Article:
Some interesting Chocolate News from around the world

lot goes into setting up a good foundation. Thank you for being here…We make Australian grown chocolate but here on this page are some articles about chocolate from around the World. We Love Australian Chocolate.

12/10/2012 – The more chocolate people in a country eat, the more Nobel Prize winners the country produces per capita, according to a note published in the prestigious New England Journal of Medicine.

Flavonoids, antioxidants found in cocoa, green tea, red wine and some fruits, appear “to be effective in slowing down or even reversing the reductions in cognitive performance that occur with aging,” wrote Columbia University professor Franz Messerli.

“Since chocolate consumption could hypothetically improve cognitive function not only in individuals but also in whole populations, I wondered whether there would be a correlation between a country’s level of chocolate consumption and its population’s cognitive function,” Messerli wrote.
The results were surprising: according to Messerli, there was “a close, significant linear correlation between chocolate consumption per capita and the number of Nobel laureates per 10 million persons in a total of 23 countries.”
Chocolate comes from the cocoa bean, which ancient Aztecs and Mayas drank as a beverage. Spanish conquistadors introduced cocoa to Europe in the 16th century, and the Swiss perfected modern chocolate bars in the 19th century.
Not surprisingly, Switzerland “was the top performer in terms of both the number of Nobel laureates and chocolate consumption,” wrote Messerli, who said he obtained figures on chocolate consumption from manufacturers.
The United States, France and Germany are in the middle of the list, while China, Japan and Brazil are at the bottom.
Sweden, which consumes 6.4 kilos of chocolate per capita per year, was an exception. Based on this rate of consumption “we would predict that Sweden should have produced a total of about 14 Nobel laureates, yet we observe 32.”
So either the Stockholm-based Nobel Committee “has some inherent patriotic bias when assessing the candidates for these awards” or Swedes “are particularly sensitive to chocolate, and even minuscule amounts greatly enhance their cognition.”

A new study recently published in the New England Journal Of Medicine claims that the more chocolate a country eats the more Nobel laureates it produces.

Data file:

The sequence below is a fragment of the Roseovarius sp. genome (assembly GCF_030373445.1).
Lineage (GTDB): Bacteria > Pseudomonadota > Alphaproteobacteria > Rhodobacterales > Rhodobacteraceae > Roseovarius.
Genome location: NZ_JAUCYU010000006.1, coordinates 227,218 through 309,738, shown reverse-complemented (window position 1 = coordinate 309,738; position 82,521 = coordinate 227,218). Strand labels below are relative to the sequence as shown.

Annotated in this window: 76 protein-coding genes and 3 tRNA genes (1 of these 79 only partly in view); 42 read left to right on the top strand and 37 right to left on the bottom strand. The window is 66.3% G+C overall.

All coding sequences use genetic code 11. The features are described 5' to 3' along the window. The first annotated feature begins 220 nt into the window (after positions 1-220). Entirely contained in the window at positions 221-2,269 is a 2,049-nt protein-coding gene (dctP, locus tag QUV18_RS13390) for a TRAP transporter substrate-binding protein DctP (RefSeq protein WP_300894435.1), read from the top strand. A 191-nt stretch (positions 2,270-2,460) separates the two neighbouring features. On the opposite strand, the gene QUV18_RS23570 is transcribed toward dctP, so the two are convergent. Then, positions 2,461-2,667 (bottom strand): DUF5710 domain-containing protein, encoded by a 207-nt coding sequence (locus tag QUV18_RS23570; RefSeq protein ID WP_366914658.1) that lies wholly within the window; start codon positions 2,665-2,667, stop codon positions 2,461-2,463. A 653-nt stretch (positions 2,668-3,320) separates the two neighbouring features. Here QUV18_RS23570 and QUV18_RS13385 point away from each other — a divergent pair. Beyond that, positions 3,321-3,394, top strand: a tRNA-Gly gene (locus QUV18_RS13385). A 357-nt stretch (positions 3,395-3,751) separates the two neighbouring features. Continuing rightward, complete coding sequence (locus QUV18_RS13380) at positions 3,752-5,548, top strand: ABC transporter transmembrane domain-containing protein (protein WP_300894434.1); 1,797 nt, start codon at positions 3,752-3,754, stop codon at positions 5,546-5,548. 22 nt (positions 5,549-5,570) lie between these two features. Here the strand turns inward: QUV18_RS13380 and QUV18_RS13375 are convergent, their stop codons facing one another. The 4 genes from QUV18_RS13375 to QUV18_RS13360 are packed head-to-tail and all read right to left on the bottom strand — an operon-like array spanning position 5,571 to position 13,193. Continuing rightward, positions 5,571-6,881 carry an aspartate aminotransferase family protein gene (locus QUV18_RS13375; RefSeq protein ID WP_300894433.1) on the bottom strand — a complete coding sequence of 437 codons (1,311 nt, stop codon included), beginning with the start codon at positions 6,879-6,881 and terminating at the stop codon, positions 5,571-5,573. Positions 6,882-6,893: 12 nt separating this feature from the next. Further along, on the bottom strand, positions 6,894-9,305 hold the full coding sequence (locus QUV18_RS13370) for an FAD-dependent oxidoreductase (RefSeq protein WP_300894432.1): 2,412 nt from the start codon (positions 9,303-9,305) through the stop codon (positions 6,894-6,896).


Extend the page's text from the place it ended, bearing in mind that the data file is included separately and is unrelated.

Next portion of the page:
The study took a look at a country’s per capita chocolate consumption and the number of Nobel winners per 10 million people. Surprisingly, the study found a direct connection between the two…

Reuters reports that Sweden was near the top of the list for both chocolate consumption and Nobel wins. The United States fell in the middle for both categories and China, which eats the least amount of chocolate, had the least amount of Nobel winners per 10 million people.

What more proof do you need? Chocolate leads to Nobel prizes.

American physicist and 2001 Nobel physics winner Eric Cornell said that the data is interesting but probably doesn’t tell the entire story.

Cornell said:

“Scientists look at hundreds and hundreds of different things, and every once in a while they will find two things that are surprisingly correlated with each other, and then they will say, ‘Look at those very strong correlations and how important that is.’ But what they don’t do is tell you about all the different things that aren’t correlated.”

Cornell said that chocolate consumption is tied to wealth which is tied to research facilities which is tied to Nobel prizes. So yes, a country that eats a lot of chocolate will probably produce a lot of Nobel winners. But not because of Chocolate consumption.

Cornell said:

“National chocolate consumption is correlated with a country’s wealth and high-quality research is correlated with a country’s wealth. So therefore chocolate is going to be correlated with high-quality research, but there is no causal connection there.”

According to the observations reported in the New England Journal Of Medicine, chocolate may have a closer link to Nobel success than Cornell suggests. Flavanols, which can be found in things like chocolate and red wine, have been shown to improve cognitive function. So, hypothetically, eating more chocolate could increase your chances of winning a Nobel Prize.

Cornell says that the key is to eat dark chocolate and not milk chocolate.

Cornell said:

“Personally I feel that milk chocolate makes you stupid … Now dark chocolate is the way to go. It’s one thing if you want like a medicine or chemistry Nobel Prize, ok, but if you want a physics Nobel Prize it pretty much has got to be dark chocolate.”